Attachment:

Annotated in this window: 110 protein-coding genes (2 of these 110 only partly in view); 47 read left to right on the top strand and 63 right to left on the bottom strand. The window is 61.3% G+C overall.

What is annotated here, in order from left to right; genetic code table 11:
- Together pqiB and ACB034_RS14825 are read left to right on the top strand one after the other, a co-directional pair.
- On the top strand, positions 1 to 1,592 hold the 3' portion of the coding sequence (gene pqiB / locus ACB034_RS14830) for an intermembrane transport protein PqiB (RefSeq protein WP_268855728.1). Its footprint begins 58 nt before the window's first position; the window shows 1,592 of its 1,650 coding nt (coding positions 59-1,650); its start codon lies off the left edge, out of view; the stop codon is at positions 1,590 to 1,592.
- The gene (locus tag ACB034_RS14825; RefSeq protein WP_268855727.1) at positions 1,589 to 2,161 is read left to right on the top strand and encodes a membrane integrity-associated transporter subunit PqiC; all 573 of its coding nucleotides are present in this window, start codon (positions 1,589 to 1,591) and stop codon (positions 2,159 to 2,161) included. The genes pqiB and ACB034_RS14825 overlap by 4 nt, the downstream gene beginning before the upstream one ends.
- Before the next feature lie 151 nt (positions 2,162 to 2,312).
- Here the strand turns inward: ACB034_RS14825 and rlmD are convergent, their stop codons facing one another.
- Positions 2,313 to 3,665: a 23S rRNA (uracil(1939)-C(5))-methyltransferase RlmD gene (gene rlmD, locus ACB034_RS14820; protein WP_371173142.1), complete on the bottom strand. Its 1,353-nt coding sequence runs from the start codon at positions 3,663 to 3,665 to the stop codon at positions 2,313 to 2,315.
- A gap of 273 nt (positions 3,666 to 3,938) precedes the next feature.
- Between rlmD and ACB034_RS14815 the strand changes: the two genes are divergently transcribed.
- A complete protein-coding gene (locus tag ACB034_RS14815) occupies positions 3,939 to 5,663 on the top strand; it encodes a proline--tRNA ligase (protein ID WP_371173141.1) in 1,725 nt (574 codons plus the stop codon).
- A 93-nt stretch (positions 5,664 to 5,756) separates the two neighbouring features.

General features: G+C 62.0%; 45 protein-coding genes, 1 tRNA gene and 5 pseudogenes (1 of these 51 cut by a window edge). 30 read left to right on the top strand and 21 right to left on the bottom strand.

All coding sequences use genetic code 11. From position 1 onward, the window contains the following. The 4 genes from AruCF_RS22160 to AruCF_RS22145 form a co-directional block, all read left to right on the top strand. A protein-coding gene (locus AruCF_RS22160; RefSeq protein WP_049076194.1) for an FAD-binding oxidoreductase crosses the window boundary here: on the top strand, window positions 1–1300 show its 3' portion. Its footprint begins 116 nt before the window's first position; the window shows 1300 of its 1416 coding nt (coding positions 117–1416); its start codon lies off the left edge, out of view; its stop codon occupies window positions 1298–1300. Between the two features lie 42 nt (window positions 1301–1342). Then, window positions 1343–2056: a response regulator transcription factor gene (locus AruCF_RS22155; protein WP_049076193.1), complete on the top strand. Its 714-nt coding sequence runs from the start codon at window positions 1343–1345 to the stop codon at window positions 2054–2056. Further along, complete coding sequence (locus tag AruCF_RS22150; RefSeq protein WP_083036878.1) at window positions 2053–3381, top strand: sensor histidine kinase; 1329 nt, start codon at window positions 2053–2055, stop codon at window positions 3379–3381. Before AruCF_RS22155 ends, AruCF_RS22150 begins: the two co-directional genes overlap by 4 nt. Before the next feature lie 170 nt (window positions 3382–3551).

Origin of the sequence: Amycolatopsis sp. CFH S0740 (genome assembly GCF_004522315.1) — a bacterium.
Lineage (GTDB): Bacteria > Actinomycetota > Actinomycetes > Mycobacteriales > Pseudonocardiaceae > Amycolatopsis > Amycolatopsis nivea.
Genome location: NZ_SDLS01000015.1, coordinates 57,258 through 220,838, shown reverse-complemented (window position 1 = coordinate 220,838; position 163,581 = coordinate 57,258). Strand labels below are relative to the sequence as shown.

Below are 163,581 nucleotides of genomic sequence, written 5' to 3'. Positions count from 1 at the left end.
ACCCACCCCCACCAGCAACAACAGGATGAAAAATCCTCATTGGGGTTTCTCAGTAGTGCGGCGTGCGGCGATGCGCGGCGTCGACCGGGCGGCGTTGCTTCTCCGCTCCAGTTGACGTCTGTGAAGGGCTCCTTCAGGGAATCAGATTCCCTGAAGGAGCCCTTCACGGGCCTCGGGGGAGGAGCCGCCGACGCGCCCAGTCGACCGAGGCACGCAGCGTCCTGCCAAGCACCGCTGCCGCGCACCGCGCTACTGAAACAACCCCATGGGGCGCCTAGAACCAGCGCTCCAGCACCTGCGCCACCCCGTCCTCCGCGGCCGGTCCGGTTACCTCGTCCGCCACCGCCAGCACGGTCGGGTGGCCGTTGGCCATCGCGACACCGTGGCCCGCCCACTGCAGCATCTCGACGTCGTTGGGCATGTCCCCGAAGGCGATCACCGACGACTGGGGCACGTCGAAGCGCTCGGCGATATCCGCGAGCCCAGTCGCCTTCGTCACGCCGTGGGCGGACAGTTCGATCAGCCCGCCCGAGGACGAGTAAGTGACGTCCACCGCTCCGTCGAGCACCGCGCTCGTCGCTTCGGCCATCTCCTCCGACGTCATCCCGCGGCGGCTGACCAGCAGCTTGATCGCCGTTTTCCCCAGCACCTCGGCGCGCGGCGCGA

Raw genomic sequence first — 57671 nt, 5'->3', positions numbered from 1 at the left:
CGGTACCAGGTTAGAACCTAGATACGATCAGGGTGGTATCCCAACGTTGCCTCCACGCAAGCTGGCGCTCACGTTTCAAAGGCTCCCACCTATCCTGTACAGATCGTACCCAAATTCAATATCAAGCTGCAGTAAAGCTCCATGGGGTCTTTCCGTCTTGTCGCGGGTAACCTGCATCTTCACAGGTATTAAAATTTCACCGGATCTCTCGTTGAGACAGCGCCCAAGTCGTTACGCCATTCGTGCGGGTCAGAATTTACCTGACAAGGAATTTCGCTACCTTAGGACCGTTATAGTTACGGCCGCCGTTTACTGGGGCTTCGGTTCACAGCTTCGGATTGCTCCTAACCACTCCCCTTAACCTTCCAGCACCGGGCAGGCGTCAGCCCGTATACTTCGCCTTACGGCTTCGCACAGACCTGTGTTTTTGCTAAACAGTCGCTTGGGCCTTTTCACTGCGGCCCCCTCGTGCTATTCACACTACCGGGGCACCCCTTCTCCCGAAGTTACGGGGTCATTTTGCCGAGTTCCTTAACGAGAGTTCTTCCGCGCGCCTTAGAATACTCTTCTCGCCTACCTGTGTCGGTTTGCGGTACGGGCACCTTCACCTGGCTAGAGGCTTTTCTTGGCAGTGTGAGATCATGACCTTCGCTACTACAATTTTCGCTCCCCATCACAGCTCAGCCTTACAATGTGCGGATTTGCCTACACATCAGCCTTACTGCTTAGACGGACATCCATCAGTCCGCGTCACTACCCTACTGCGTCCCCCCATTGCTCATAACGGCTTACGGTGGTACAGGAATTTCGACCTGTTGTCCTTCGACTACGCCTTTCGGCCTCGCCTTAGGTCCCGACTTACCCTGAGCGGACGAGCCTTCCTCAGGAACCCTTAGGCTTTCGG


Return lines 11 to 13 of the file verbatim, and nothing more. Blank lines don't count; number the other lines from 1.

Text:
- A complete protein-coding gene (locus tag ACB034_RS14815) occupies positions 3,939 to 5,663 on the top strand; it encodes a proline--tRNA ligase (protein ID WP_371173141.1) in 1,725 nt (574 codons plus the stop codon).
- A 93-nt stretch (positions 5,664 to 5,756) separates the two neighbouring features.

General features: G+C 62.0%; 45 protein-coding genes, 1 tRNA gene and 5 pseudogenes (1 of these 51 cut by a window edge). 30 read left to right on the top strand and 21 right to left on the bottom strand.